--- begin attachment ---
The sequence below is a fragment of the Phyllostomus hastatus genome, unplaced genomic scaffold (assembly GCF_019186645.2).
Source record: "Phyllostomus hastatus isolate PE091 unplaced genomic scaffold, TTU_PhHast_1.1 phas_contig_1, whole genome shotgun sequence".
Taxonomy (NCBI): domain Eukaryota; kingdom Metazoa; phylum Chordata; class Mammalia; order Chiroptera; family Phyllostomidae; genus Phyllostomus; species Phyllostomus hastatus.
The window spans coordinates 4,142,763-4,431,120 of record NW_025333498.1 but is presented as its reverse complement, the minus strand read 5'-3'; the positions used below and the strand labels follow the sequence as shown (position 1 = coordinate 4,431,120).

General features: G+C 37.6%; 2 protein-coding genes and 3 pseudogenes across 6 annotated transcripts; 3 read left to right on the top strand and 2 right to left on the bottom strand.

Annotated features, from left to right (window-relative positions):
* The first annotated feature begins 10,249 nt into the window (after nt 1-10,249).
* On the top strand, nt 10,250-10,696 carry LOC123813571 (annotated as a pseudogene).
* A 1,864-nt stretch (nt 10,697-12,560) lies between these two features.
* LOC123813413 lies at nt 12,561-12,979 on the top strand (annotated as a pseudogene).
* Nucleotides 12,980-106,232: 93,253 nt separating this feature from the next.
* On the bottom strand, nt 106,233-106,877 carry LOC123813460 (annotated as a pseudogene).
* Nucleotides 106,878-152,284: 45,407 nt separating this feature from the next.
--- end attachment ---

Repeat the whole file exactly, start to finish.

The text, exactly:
The sequence below is a fragment of the Phyllostomus hastatus genome, unplaced genomic scaffold (assembly GCF_019186645.2).
Source record: "Phyllostomus hastatus isolate PE091 unplaced genomic scaffold, TTU_PhHast_1.1 phas_contig_1, whole genome shotgun sequence".
Taxonomy (NCBI): domain Eukaryota; kingdom Metazoa; phylum Chordata; class Mammalia; order Chiroptera; family Phyllostomidae; genus Phyllostomus; species Phyllostomus hastatus.
The window spans coordinates 4,142,763-4,431,120 of record NW_025333498.1 but is presented as its reverse complement, the minus strand read 5'-3'; the positions used below and the strand labels follow the sequence as shown (position 1 = coordinate 4,431,120).

General features: G+C 37.6%; 2 protein-coding genes and 3 pseudogenes across 6 annotated transcripts; 3 read left to right on the top strand and 2 right to left on the bottom strand.

Annotated features, from left to right (window-relative positions):
* The first annotated feature begins 10,249 nt into the window (after nt 1-10,249).
* On the top strand, nt 10,250-10,696 carry LOC123813571 (annotated as a pseudogene).
* A 1,864-nt stretch (nt 10,697-12,560) lies between these two features.
* LOC123813413 lies at nt 12,561-12,979 on the top strand (annotated as a pseudogene).
* Nucleotides 12,980-106,232: 93,253 nt separating this feature from the next.
* On the bottom strand, nt 106,233-106,877 carry LOC123813460 (annotated as a pseudogene).
* Nucleotides 106,878-152,284: 45,407 nt separating this feature from the next.